One obvious drawback for energetic applications, explosives and propellants is the need to process the binder and other propellant ingredients at high temperature. The use of high temperatures to process a composition which includes materials capable of releasing explosive energies poses hazards and should be avoided. Accordingly, the acceptable processing temperature for formulation and casting of a propellant or explosive is generally much lower than the acceptable temperature for manufacturing an athletic shoe or other consumer item.
In order to address the problems of processing thermoplastic elastomer-based binders at acceptable temperatures, it has generally been necessary to provide thermoplastic elastomer-based binder formulations having significant quantities of plasticizer, such as in excess of 60 wt. %. While the addition of some plasticizer is not a concern, the addition of sufficient plasticizer to render typical thermoplastic elastomers processable at acceptably low temperatures has presented problems. One of the primary problems has been the loss of mechanical integrity of the formulation. For instance, binder formulations of thermoplastic elastomers loaded with substantial amounts of plasticizers achieve acceptable processing characteristics, while sacrificing the desired mechanical integrity of the final product. This is an undesired trade-off in critical binder properties.
Accordingly, there has been a need for thermoplastic compositions which have the desirable mechanical and chemical properties of thermoplastic elastomers and which are also easily processable at acceptable temperatures.
More particularly, the art has sought, but so far failed to provide, suitable compositions which are reasonably processable without requiring addition of excessive quantities of plasticizers to attain acceptable processing characteristics and without sacrificing desired chemical and mechanical properties. It would thus be a significant advancement in the art, particularly in energetic applications, to provide compositions and methods for producing such compositions.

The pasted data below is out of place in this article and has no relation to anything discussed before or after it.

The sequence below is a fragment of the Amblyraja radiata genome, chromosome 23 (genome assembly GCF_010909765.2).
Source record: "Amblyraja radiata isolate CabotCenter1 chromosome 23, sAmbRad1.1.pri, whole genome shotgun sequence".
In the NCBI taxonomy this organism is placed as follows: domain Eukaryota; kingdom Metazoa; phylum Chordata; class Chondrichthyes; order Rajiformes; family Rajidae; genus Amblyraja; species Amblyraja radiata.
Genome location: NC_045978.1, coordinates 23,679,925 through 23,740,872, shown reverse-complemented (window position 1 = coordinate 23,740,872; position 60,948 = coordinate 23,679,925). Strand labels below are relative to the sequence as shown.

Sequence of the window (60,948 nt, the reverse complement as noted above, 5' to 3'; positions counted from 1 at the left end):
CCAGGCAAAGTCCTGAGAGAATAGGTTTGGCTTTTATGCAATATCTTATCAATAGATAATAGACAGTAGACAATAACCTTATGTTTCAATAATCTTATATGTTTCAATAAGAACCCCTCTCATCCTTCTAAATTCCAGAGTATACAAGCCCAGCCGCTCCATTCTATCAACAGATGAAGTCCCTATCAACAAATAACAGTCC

The present invention provides polymer-based compositions which retain the desirable chemical and mechanical properties of thermoplastic elastomers, but which are also easily processed. The present invention also provides polymer-based formulations which can have significantly reduced amounts of plasticizer added while still having acceptable processing characteristics, especially processing melt viscosity.
The present invention provides a polymeric composition, and methods for making same, which comprises a thermoplastic elastomer, and at least one crystalline modifier whereby both the mechanical and processing properties of the composition are improved.
The present invention further relates to compositions for use in formulating propellants and explosives having improved processing properties with, if desired, reduced amounts of plasticizer without degradation of the desired mechanical properties typically observed with known materials loaded with substantial amounts of plasticizer. The present invention provides a binder composition suitable for use in formulating a propellant or an explosive composition which comprises a thermoplastic elastomer and a crystalline modifier having a melting point below the processing temperature of the thermoplastic elastomer, but well above the expected upper use temperature.
The present invention solves the problem of processing thermoplastic elastomers and use of those materials for binders in explosives and propellants. The thermoplastic elastomer-based binders of the present invention are readily processed without requiring addition of excessive quantities of plasticizer and without the undesired degradation of mechanical properties characteristic of conventionally plasticized thermoplastic elastomer-based binders.
The thermoplastic elastomer-based binders of the present invention enable formulation of propellants or explosives exhibiting improved mechanical properties, such as improved stress and strain characteristics. This is a result which has heretofore been thought to be difficult or impossible to achieve.
While the present invention is particularly useful in the preparation of explosive and propellant binders, it has applicability in any setting where improved polymer processing characteristics without sacrificing mechanical properties is an important consideration.